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A Brave New World!
Next-Gen CyberSecurity

By Scott Murphy,  VP Strategic Business Development,

Data Perceptions Inc. 

Published July 7, 2021

A modern approach to cybersecurity for the cloud and working from anywhere

Integrated Security Framework - transparent.png

With the changing work-from-anywhere business and technology landscape, traditional techniques for protecting your systems and data are no longer enough. Ransomware as a service is a reality — and any business is at risk. 

  1. Modern user provisioning and authentication services 

  2. Zero-trust model for all systems and services 

  3. Secure access service edge (SASE) architecture

  4. Advanced threat protection (ATP) services 

When integrated, these services can provide a unified view of an enterprise’s security framework.   

The good news is that we’ve seen significant cybersecurity advancements that, when combined into a next-gen integrated security framework, provide a strong foundation for success.  They are: 

Modern User Provisioning and Authentication Services 

Modern user provisioning, SSO, or identity and access management (IAM) are different terms commonly used to describe a central source of authentication management and provisioning of access to application services, whether running on premises or in the cloud.  IAM services provide the foundational platform for integration. 

Modern user provisioning will simplify user registration and automate user provisioning, often via integration with the corporate HR information system or human capital management database, provides a single source of truth for your user community.  Integration simplifies the staff on-boarding and off-boarding processes and reduces some security risks.


Allowing SSO access to staff, contractors, and partners will reduce the number of logins to remember and strengthen security.  SSO will simplify the deployment and acceptance of multi-factor authentication (MFA), further enhancing authentication security and reducing risks.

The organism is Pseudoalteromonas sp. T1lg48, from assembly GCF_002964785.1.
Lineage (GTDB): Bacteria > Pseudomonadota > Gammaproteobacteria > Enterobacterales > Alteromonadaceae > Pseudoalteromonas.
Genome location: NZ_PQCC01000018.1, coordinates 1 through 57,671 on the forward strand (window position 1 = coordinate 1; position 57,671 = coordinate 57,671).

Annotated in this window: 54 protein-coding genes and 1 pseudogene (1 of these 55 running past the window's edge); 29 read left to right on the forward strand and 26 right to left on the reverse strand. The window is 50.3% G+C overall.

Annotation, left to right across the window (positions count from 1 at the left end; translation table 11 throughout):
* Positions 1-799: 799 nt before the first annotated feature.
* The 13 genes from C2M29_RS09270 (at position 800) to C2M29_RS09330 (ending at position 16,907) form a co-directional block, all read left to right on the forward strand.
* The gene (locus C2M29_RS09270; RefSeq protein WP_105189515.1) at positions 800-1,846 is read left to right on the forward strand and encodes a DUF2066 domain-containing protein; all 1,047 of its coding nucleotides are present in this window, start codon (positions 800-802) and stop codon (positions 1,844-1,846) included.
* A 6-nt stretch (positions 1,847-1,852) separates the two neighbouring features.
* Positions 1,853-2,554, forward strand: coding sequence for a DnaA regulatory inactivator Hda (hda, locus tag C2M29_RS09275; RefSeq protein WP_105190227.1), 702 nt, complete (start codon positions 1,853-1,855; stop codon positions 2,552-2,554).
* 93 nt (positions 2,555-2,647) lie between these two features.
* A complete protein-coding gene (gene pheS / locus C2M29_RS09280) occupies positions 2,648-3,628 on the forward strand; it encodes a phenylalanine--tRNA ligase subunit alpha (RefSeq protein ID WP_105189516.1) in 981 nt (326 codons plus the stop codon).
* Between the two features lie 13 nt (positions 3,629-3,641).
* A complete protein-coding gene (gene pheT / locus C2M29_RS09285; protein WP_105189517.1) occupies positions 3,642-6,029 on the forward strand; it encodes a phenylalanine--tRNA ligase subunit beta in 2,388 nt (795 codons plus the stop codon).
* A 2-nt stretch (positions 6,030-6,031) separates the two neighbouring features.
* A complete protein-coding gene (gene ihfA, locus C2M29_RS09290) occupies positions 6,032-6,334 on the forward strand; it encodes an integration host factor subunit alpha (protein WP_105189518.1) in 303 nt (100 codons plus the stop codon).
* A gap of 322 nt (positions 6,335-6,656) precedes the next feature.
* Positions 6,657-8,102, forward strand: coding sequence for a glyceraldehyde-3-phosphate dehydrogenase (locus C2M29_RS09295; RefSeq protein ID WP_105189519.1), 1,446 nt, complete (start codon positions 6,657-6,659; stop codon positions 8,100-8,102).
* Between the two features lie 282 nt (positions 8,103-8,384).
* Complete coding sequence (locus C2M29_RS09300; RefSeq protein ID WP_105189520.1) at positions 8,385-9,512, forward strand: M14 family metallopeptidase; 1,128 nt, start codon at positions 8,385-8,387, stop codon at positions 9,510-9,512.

Modern User Provisioning and Authetication Services

Zero-Trust Model 

A zero-trust model assumes breach and verifies each request as though it originates from an open network. Zero trust dispels the concept of trusted zones in a network. Regardless of where the request originates, a zero-trust approach treats each application session as untrusted and requires authentication, authorization, and encryption before granting access.

Zero-Trust Model

 Zero trust, sometimes referred to as micro-segmentation, can help minimize lateral movement within an environment, making a cybercriminal's job much more difficult. A zero-trust model requires artificial intelligence, analytics, and machine learning (ML)to detect and respond to threats in near-real-time. 

Having a zero-trust model does not eliminate the need for an incident response plan. Rather, having the people, processes, and policy responses in place is even more important given that you will have significantly more insight into intrusions before they become breaches. 

SASE Architecture  

SASE combines networking and security functionality into a unified global cloud-based service that replaces remote VPN access and WANs. Its most notable differentiator from traditional networking is that it is a cloud-native solution that is scalable, adaptable, provides global QoS, and is accessible from anywhere in the world. An essential security feature of SASE solutions is support for a zero-trust implementation model. SASE ensures that all sessions, no matter where they originate, are decrypted, inspected, and verified in real-time. SASE architecture improves the user application experience and reduces security risks — especially for cloud applications.  


Secure Access Secure Edge Architecture

Modern provisioning, zero trust, and SASE provide a robust security foundation, but integration with advanced intelligence and analytics takes security to the next level. AI/ML-based tools enable threat hunting and alerting across user identities, endpoints (workstations, smartphones, servers, IoT devices, etc.), applications (both in the cloud and on premises), emails, and documents.  These tools can look across activity logs to identify compromises and alert IT staff before a breach occurs. This proactive approach to security allows for faster response to incidents with fewer staff. 

Advanced Threat Protection


t should be emphasized that none of these modern cybersecurity tools should stand alone.  Together they provide a framework to improve security operations. They require a shift in cybersecurity operations that focuses on rapid response and remediation of potential threats. People, processes, and next-gen technology can keep your business ahead of the cybercriminals and protect your business.  

More information on the integrated approach to security can be found at

First Published No Jitter July 7, 2022

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